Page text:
There can be no question that the late-Friday afternoon issuance of a Temporary Restraining Order by U. S. District Judge Donald Walter in the Hwy. 3132 Extension matter was dramatic. As we in theFinish 3132 Coalition have been schooled, the issuance by a federal judge of a “TRO” is a big deal, legally speaking, and the bar for achieving that goal in this case was set very high.
More to the ultimate point, though, the TRO is a first legal step taken by Judge Walter on a fact-finding and decision-making jaunt which requires him to sort through a cluttered expanse of official tricks and traps over a decades-long history.
When and How It All Went Wrong
From the recent history of this project, we can always talk about developer Tim Larkin’s bridge, and his Esplanade development‘s Railsback Road entrance and exit, and who is really financing his deal, and who his real partners are, and what obviously wrong things Mayor Cedric Glover and his city engineer did with the help of the state highway department and Northwest Louisiana Council of Governments (NLCOG) and the Shreveport Metropolitan Planning Commission (MPC), etc., etc., etc. But, to really understand how we came to this point, we must begin with an almost-lost fact from nearly 10 years ago.
In an almost year-and-a-half period between late 2003 and early 2005, the developers of Shreveport Development Corporation’s Twelve Oaks subdivision somehow convinced NLCOG and MPC – and possibly the Caddo Parish Commission – to “move” the long-established route of the highway. The key to this accomplishment was the somehow related moving of the preferred corridor route, set in and after a 1991-1992 study, from the east (Twelve Oaks) side of Bayou-Pierre to the west (Railsback Road) side. This was officially – stunningly – accomplished by the stroke of a pen, evidenced on a single map of a key transportation route study at about the same time.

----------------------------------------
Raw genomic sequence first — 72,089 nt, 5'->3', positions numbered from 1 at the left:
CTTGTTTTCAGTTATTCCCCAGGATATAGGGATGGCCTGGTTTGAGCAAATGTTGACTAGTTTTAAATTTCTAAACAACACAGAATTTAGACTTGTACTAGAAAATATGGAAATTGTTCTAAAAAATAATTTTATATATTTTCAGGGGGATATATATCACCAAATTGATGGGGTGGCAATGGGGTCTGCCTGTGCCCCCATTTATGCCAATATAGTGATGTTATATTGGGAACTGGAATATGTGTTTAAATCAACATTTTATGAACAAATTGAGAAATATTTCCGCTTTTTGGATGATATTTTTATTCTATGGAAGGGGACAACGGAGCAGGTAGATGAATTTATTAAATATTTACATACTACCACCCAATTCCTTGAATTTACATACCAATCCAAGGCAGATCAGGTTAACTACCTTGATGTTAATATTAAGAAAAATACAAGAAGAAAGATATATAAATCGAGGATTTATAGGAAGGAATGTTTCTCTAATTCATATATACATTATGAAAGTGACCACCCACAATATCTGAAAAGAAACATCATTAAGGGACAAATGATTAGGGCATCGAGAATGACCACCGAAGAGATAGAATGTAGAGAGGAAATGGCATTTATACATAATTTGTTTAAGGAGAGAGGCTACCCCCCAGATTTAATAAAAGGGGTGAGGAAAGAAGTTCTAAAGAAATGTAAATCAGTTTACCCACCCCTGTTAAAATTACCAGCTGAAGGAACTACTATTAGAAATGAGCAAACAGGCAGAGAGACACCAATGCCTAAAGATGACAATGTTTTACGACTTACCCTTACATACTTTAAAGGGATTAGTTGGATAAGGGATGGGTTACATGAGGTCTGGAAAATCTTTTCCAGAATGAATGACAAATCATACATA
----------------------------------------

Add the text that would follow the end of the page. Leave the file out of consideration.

After a lot of hard work stretching over the past 18 months, I have not been able to get a single official to tell me when, and how, and specifically why this happened. When it did, it set the stage for the present fight about how the route corridor managed never to be protected by the Federal Highway Administration (FHWA), the Louisiana Department of Transportation & Development(LDOTD), the City, the Parish, NLCOG, the MPC, or any other agency with that responsibility. Given its crucial placement in the overall “Shreveport / Bossier loop project,” this is a stunner.
Larkin’s Choice of Where to Build His Esplanade
The land now at issue has two distinct parts: the somewhat more than 100 acres west of Bayou-Pierre, stretching from it to Railsback Road. This was the original site of Larkin’s development. In his planning, he wanted and needed much from city and parish officials, and while they werecertainly very pliable for the Bossier City Councilman on that side of the Red River, they normally would have been much less so on the Shreveport side. The developer thus began – deepened? – his financial and other support of Shreveport Mayor Cedric Glover, elected at precisely this time, in November 2006. (Simultaneously doing the same was a key Larkin friend and attorney, Sam Gregorio, who we are told chaired Glover’s campaign finance committee. Gregorio would come to be a key figure in Glover’s work of killing the extension in the now infamous April 7, 2011, NLCOG meeting, and a two-months-earlier Glover appointee to the board of the Port of Caddo-Bossier.)